In the next scene, I’m at the pool, presumably on holiday at a resort. It’s a nice sort of urban oasis, though the motel-like blocks flanking this one main pool are low-rise and people are chilling on balconies. I’m with someone from my past, and his presence troubles me. Maybe he’s telling me this is our last vacation together, or something in that vein. There is something final and absolute about being in that pool at that specific moment. Enjoy it while it lasts, is the message, but I’m unable to.

In the next and final scene, I’m fleeing. I’m desperate to get away from the mixture of humiliation, sadness, anxiety, and fear that’s bubbling inside me. Along the way, I spot a friendly face from a distance. Someone is waving and calling out to me and at first I think it’s a neighbor because he’s standing in front of a laundry line, in what looks to be a backyard. However, as I approach, I see that he’s that someone from the pool.

He seems like a different person—for one, he’s completely dry and is acting as if whatever conversation or agreement we had earlier at the pool never happened—but he’s eager to tell me something.

I’m relieved to see him and I listen in. But then he breaks into a fit of hysterical laughter that is at once frightening and condescending. “I believed you were better than this,” I say, before turning to run.

As my bare feet pound the ground, his laughter trails me all the way. It echoes in my ears long after I’m jolted awake.

I still remember that crazy hotel room with its green-patterned walls threatening to melt into me. The very pool scene where I felt compelled to put on a happy face even if I was dying inside. However, the thing that haunts me most is that humiliating, maniacal laughter.

Everything about this damn dream chills me to the bone to this day, and I’m almost angry at my inability to simply forget about it. I’ve certainly had dreams I’ve struggled to remember, but never this one. This dream will likely follow me to my grave.

Which is why I may as well write about it.

[to be continued]

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The Storybook Villain

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So I’m twelve chapters into my sequel and something is bothering me—there is no obvious villain in the story. Or should I say I still haven’t decided who, among the many characters, I want to assign the role to.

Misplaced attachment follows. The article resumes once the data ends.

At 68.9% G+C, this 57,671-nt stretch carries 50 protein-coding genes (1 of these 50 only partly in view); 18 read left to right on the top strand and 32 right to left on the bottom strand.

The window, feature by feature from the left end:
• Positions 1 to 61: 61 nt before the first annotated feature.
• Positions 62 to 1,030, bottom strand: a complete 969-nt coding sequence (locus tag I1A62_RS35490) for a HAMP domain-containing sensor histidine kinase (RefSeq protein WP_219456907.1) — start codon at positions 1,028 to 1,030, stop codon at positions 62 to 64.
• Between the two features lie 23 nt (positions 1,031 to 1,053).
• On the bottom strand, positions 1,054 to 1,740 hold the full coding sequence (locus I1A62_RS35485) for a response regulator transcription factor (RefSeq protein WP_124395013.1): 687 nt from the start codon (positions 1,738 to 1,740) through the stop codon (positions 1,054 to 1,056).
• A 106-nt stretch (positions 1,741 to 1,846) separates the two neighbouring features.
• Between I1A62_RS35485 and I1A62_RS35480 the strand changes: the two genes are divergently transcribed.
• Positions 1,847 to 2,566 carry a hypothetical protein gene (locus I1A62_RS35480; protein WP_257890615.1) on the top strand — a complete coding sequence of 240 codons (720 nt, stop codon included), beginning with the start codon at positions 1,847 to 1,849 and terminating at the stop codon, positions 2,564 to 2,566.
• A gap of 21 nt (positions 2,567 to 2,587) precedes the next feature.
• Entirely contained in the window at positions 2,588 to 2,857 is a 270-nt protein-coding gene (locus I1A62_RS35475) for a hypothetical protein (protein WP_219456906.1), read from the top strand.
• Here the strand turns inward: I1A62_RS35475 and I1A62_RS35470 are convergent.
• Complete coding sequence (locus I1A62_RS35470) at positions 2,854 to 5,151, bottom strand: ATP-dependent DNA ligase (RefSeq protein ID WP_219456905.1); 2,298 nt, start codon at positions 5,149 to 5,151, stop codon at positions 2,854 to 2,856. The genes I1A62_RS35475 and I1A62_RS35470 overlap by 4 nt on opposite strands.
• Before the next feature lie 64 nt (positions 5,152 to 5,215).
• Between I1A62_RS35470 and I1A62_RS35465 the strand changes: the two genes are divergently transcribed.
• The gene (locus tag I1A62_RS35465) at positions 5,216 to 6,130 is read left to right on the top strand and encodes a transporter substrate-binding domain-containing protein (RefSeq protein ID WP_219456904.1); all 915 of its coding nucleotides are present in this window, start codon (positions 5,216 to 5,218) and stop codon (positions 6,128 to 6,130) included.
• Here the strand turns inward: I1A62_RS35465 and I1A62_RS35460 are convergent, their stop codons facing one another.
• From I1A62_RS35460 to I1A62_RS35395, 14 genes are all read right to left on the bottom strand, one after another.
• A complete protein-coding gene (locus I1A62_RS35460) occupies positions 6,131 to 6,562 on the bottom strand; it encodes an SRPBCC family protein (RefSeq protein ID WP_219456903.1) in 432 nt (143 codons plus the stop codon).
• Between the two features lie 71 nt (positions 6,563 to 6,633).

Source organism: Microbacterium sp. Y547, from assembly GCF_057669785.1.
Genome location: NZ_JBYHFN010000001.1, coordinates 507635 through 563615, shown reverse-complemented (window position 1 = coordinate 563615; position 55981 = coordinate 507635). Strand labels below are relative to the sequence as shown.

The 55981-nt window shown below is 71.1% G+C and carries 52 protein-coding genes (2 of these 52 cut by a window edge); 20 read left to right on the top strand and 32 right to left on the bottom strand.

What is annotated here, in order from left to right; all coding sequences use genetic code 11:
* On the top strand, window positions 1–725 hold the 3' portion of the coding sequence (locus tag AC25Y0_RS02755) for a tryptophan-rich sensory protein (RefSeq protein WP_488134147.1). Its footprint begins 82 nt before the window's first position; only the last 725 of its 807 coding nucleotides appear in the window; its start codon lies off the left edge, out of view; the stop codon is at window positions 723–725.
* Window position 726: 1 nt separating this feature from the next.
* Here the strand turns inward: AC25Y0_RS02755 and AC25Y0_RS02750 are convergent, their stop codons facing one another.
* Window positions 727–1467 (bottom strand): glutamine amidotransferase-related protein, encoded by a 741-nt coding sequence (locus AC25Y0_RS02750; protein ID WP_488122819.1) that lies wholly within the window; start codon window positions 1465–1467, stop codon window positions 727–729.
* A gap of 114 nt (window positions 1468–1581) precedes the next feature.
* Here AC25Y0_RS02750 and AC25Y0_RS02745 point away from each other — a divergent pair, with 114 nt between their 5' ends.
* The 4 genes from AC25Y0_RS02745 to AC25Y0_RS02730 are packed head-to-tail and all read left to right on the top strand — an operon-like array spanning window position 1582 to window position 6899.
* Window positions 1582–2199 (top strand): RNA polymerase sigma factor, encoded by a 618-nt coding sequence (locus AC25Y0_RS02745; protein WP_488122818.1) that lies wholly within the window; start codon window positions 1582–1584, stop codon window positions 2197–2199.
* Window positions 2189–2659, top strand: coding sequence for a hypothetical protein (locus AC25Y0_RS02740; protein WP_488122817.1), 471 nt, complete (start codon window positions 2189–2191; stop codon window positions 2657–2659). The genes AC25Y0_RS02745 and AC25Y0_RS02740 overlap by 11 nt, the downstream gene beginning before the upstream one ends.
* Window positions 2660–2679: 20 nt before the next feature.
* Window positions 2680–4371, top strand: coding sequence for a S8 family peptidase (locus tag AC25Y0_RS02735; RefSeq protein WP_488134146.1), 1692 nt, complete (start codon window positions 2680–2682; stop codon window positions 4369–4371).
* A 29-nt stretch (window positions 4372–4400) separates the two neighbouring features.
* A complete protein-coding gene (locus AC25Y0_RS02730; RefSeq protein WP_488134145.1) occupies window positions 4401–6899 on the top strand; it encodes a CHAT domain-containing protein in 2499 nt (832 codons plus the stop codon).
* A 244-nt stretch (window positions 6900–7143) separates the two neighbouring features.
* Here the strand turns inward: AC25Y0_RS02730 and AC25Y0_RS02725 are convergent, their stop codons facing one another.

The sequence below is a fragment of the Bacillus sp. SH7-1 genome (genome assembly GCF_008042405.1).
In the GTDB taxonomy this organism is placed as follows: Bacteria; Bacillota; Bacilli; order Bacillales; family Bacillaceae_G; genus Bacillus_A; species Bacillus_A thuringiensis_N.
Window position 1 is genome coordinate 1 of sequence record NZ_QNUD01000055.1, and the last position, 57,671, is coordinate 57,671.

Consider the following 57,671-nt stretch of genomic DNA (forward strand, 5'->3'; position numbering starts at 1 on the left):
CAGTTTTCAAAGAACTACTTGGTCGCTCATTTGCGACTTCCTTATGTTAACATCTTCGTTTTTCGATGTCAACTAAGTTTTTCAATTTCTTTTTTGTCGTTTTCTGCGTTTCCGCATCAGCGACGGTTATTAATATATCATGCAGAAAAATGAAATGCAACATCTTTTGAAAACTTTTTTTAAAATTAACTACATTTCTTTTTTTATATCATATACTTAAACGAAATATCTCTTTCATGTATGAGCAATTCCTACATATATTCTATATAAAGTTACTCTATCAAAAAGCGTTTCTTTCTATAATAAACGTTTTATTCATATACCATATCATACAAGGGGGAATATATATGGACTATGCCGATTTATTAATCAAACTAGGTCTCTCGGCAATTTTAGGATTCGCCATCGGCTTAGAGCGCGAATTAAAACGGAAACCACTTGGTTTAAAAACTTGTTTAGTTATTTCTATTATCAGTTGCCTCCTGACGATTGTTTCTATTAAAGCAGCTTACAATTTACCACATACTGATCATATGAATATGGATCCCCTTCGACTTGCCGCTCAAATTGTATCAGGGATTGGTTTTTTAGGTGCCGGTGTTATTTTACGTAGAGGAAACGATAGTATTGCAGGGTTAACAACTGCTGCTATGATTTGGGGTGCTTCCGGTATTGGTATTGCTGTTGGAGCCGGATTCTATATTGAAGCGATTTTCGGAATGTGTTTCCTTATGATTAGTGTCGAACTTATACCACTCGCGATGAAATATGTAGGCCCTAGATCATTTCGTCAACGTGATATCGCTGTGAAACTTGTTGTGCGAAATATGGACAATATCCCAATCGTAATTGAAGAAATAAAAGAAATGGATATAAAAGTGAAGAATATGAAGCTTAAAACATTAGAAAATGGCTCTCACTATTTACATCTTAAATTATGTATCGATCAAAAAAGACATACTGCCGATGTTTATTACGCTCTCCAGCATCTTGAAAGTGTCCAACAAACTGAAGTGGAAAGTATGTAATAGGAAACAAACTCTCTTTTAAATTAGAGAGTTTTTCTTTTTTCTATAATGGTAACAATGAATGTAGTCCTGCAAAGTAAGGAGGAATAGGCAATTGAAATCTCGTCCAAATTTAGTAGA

Literature is littered with too many cases of cardboard villains who, for reasons unknown, have decided to exist solely for the pleasure of thwarting or doing harm to the protagonist. These days, however, it’s hardly enough to be a baddie, just because. One’s gotta be a good baddie, complete with a credible backstory, unjustifiable yet understandable motivations, a dangerous but persuasive personality, an underlying vulnerability, and so on.

Given the implications, and how I’ve grown to care deeply about every single character, no matter how minor or major a part they play in the story, I’m going back and forth on several possible scenarios. Even the possibility that the baddie is everyone and no one.

Stop overthinking it, just write, I tell myself. But to pull off a convincing showdown between opposing forces, I first have to be convinced—and I’m struggling with the struggle because I’m a toughass critic when it comes to these things.

Because here’s the thing: I don’t want to have a villain simply for the sake of having a villain, especially the sort that everybody loves to hate. And then I wonder, more generally: in life, do we even need villains in order to overcome obstacles? Granted there are many irritating people in our lives who’ve made difficult situations almost unbearable—but are they the issue itself or just the catalyst that forces us to face a more significant, pre-existing problem?

Pondering on the subject of villains has got me a little introspective, I’ll have to admit. Revisiting my history of run-ins with ‘baddies’—and dredging up memories that are tied to specific times and places—has not been easy. Also, in order for me to reframe these unpleasant individuals within a larger narrative, a fair bit of reconditioning is involved.

That’s been an interesting exercise, to say the least.

As I unpacked my memories (especially ones I’d much rather forget) and reconsidered their place within my mental catalog, I was able to detach them from the emotions that went with the particular encounters. As a result, many horrible people of my past started to look less like the powerful and enigmatic villains I’d made them out to be, and more like, well, people. Yes, they were manipulative, calculating, opportunistic, and mean-spirited, but still just people.

And as I examined the various instances in which various ‘baddies’ made my life hell, I noticed that my fears and insecurities—and how I responded to them—were a common thread.

These same fears and insecurities were the real villains, whose rules everyone played by, me and my tormentors included. The ‘bad guys’ only won because they recognized this fact, and I didn’t. As a result, even if I believed myself to be on the side of ‘good,’ I lost. Every single time.

As someone who grew up reading any book she could get her hands on, and being thoroughly acquainted with every storybook villain imaginable, I always assumed the bad guys came to bad endings. The evil character was always, always vanquished, no matter how seemingly weak the protagonist was. Because that’s how it is in fiction. Good always wins.

But frankly, since I began to write my own books, this whole villain conundrum has made me think twice. Why did I always assume a novel’s main character was ‘good’ just because they narrated the story, and that the antagonist was someone outside themselves?

So what happens if the villain lies both without and within? I guess I’ll have to keep writing to find out.